Major Dennis McMillin with wife Thelma.DENNIS McMillin has emerged for the last time from the ”Hole” after more than 13 years descending daily to work in one of Victoria’s most stressful environments.
The Salvation Army major could not bring fresh air to those below nor blue skies for their eyes – as the Melbourne Custody Centre has neither – let alone freedom.
It was buried at the Melbourne Magistrates Court complex during its construction and has operated as a transit remand underworld for men and women since 1995. The CC can be a sobering four-hour stopover for the arrested drunk, a springboard for bail applicants, a temporary cell for accused and the most loathed of custodial facilities.
Major McMillin has religiously offered comfort and advice for the many thousands of prisoners who arrive there – often in crisis – and has facilitated material goodness like clean clothes, messages to and from loved ones and a train ticket on release with a Centrelink crisis payment.
Now 65, he has left after almost 25 years of service, more than half based at the court, to join his wife and colleague Thelma in retirement.
Run since 2010 by GS4, its second private manager, the CC is also known as the Yellow Submarine or the Dungeon. Asked what the inmates call it, Major McMillin says it is ”something like a hole with another word before it”.
”They know it’s underground with no access to sunlight or sky and that’s the vital role that we can play,” he says. ”We can alleviate some of the problems a prisoner faces.”
His uniformed presence and respect have built layers of trust, while equally pressured and stressed staff at the 24/7 workplace have also benefited from his many kindnesses.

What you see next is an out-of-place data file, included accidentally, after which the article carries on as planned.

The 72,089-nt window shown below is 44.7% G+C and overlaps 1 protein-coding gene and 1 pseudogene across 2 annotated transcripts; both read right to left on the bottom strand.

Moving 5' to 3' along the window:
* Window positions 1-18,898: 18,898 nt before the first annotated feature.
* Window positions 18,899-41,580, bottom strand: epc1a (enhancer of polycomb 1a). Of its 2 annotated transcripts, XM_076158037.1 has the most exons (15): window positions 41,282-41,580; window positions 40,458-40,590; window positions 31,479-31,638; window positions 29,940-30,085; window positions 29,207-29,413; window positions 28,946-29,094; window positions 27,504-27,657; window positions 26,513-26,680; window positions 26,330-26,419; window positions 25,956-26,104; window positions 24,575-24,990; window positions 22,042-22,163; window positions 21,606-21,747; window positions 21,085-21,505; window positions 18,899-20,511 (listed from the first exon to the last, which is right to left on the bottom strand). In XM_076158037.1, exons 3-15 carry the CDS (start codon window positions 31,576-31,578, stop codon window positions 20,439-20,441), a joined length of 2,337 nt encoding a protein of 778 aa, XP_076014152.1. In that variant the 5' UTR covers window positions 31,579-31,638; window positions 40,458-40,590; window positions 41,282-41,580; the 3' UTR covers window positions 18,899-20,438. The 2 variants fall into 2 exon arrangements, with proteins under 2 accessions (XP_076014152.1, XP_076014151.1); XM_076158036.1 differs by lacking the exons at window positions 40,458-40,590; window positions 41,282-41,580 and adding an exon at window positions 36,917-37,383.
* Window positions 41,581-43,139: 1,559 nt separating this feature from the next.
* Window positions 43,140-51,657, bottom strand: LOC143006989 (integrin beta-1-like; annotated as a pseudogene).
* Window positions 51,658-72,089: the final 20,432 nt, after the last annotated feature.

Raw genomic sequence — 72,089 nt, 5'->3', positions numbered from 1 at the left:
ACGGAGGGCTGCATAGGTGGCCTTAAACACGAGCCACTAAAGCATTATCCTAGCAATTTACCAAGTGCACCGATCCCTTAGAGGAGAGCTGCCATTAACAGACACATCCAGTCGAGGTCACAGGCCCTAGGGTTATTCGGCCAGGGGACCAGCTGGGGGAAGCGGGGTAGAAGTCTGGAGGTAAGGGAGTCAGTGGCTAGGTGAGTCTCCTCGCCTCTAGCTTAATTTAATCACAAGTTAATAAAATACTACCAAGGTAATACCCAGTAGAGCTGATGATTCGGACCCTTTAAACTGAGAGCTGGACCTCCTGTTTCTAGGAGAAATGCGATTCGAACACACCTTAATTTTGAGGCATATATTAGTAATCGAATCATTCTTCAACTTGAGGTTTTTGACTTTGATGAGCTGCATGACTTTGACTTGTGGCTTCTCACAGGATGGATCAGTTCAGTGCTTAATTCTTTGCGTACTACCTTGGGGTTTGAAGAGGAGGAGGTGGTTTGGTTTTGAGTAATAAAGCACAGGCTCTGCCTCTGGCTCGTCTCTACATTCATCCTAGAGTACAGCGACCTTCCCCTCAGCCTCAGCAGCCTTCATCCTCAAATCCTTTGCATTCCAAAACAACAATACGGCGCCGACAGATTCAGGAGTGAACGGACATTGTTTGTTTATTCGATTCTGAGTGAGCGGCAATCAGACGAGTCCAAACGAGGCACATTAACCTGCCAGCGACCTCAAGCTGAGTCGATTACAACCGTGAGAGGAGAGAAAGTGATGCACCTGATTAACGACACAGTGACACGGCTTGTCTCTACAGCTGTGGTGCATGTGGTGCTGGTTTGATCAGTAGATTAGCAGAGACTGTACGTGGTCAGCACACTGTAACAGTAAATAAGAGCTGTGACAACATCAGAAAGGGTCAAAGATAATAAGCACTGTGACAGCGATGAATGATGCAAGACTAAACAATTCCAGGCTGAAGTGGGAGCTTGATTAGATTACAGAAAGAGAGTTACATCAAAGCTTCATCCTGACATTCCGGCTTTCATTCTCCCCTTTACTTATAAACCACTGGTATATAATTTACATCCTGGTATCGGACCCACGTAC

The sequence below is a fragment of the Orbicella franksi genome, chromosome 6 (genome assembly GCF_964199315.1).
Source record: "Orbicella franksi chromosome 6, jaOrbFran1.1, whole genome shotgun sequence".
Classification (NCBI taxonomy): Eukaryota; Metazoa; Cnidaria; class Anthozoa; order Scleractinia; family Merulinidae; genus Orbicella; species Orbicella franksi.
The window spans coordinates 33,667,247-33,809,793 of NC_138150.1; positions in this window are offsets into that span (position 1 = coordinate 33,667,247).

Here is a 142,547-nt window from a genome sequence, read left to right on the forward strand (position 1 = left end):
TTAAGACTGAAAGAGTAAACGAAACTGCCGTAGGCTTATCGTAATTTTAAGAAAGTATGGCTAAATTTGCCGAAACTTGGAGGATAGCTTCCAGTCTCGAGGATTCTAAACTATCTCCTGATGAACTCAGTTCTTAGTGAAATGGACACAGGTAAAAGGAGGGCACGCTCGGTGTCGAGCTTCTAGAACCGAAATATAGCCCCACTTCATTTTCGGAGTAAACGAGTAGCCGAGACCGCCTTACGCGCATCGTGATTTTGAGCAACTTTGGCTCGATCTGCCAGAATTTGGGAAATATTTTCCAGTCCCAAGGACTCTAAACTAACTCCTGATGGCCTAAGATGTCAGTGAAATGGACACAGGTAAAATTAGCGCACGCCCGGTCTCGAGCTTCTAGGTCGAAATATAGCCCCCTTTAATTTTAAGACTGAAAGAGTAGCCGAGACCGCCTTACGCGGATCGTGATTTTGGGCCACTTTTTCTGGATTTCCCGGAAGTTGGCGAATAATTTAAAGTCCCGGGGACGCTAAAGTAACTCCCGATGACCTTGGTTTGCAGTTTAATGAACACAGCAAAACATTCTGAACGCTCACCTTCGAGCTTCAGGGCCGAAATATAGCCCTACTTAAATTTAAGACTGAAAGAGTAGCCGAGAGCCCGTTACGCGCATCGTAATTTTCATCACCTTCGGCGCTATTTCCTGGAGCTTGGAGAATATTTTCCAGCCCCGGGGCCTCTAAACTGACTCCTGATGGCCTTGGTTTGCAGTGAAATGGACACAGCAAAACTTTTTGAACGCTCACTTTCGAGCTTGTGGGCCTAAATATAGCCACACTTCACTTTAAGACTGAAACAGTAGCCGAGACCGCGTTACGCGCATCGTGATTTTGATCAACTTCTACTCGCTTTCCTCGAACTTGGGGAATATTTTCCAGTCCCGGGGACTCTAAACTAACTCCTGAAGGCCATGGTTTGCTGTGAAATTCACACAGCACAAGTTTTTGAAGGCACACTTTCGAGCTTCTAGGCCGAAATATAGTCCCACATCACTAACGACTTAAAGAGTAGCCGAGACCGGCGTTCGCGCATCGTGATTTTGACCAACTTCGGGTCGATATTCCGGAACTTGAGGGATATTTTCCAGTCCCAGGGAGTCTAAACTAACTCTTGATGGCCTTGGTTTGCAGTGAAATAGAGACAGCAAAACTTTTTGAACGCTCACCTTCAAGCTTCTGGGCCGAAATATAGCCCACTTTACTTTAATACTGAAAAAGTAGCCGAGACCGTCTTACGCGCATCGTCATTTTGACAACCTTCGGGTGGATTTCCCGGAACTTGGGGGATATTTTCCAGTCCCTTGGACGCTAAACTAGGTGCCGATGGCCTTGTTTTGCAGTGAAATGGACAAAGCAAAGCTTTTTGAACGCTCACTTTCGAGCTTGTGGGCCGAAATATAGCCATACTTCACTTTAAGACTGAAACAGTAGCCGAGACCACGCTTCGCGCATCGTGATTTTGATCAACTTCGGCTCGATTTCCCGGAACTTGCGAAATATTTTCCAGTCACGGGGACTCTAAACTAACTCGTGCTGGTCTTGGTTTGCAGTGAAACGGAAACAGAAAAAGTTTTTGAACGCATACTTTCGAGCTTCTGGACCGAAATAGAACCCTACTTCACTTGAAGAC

Ten years ago, Major McMillin and defence lawyer now magistrate Stephen Myall joined as police and court staff which today number almost 20 organisations – from Centrelink to health professionals, management and Legal Aid – who meet monthly in the CC as the Victorian Custody Reference Group to solve problems. Amid the tension and noise on early weekday mornings when the prison vans arrive, Major McMillin has been there.
”Often a prisoner will ask me to pray for them,” he says. Major McMillin will also just sit and listen and give practical advice, for the young and old, the destitute or dangerous.
”Sometimes you are talking to a guy at the cell door and all you can see if a little bit of face through the hatch,” he says, ”and you promise to return later, or someone’s crying.
”There have been some nights when I think to myself, ‘I don’t know what else we can do for that guy’, but by the morning we’ve found a phone number so family or a friend can be located.”
Overcrowding in the state’s custodial facilities is hell for everyone, and Major McMillin knows no one ”likes to see a prisoner go to another police cell instead of the Metropolitan Remand Centre” which facilitates placements.
When the CC fills it can quake, but he praises GS4 staff for their patience and professionalism with prisoners.
His passion for the Brisbane Lions – he has three Lions tattoos for their hat-trick flags – reveals one unholy blemish when he skipped an army meeting to watch a final.
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